(Note: If you are reading this on a feed-reader and you don’t see the Slideshow embedded into the page, you should probably click on the actual post link and read it first. Trust me.)
Every time I am done with a quiz, in addition to the ‘thank you’s and the ‘great show’s that come my way (and the occasional “you call that a quiz?”), there are a few individuals who ask me – “How do you come up with the questions?” Unfortunately, the moment just after the quiz is also the precise instant the adrenaline rush is wearing off, and you realize that you’ve been on your feet for a few hours, and your throat hurts like mad from speaking a little too loud. So the typical answers come out – “I read, and I watch movies, and sometimes the questions just come to you.” Which is all true, but does not really cover the mechanics that go into making a quiz question “sing”, to use a metaphor badly.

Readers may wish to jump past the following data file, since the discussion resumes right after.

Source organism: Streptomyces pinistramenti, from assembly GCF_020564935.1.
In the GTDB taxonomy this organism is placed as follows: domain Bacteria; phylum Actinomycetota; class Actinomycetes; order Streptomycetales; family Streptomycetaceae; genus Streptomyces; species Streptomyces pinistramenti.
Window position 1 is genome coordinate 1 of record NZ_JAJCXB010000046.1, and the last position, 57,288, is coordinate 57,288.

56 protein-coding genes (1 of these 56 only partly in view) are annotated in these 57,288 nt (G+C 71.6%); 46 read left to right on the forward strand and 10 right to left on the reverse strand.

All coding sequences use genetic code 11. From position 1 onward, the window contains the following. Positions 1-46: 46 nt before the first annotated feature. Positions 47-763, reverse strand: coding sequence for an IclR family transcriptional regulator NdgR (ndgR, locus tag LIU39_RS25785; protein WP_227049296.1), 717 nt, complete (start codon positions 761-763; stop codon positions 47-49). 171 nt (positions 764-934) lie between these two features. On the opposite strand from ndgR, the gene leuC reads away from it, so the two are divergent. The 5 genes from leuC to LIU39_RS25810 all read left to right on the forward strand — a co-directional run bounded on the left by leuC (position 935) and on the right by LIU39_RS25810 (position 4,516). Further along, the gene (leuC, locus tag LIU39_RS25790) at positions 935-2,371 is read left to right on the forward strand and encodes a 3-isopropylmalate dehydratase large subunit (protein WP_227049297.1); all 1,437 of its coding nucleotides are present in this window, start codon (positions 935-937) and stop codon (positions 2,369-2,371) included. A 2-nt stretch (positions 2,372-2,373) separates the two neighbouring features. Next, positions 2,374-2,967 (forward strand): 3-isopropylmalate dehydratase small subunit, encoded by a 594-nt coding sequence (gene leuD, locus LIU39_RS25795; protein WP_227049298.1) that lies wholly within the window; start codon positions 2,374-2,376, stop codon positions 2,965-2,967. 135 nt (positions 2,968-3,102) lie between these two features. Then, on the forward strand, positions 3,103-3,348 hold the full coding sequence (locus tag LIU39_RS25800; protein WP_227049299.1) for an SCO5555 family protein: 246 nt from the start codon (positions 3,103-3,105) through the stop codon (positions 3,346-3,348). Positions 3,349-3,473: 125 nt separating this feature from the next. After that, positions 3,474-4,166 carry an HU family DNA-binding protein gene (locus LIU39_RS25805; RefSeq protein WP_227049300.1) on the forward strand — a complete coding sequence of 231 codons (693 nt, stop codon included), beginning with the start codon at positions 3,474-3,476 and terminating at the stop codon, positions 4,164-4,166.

While I will go into details of making a quiz question – my personal experience of it, that is – in a future post, I thought it would be nice to write about one round in particular, of a quiz I did this weekend. Why this quiz, and this round, you ask? Well, because I came up with the idea of the theme, and the questions, in about an hour or so, on Saturday morning, when my flight to the venue – IIM Ahmedabad – was just a few hours away. I normally do not cut things so close, but the joys of late-night intercontinental conference calls forced my hand, alas. But the positive part of it was that coming up with this round left me feeling very pleased with myself. It was an India quiz for Nihilanth, the inter-IIT-IIM quiz-fest. Until a few days ago, I had thought about including a theme involving Kamal Hassan movies – which turned out heavily South-India oriented and I dropped the idea. Not all quizzes need theme rounds, so I gave up the idea and focussed on a round made entirely of connect questions.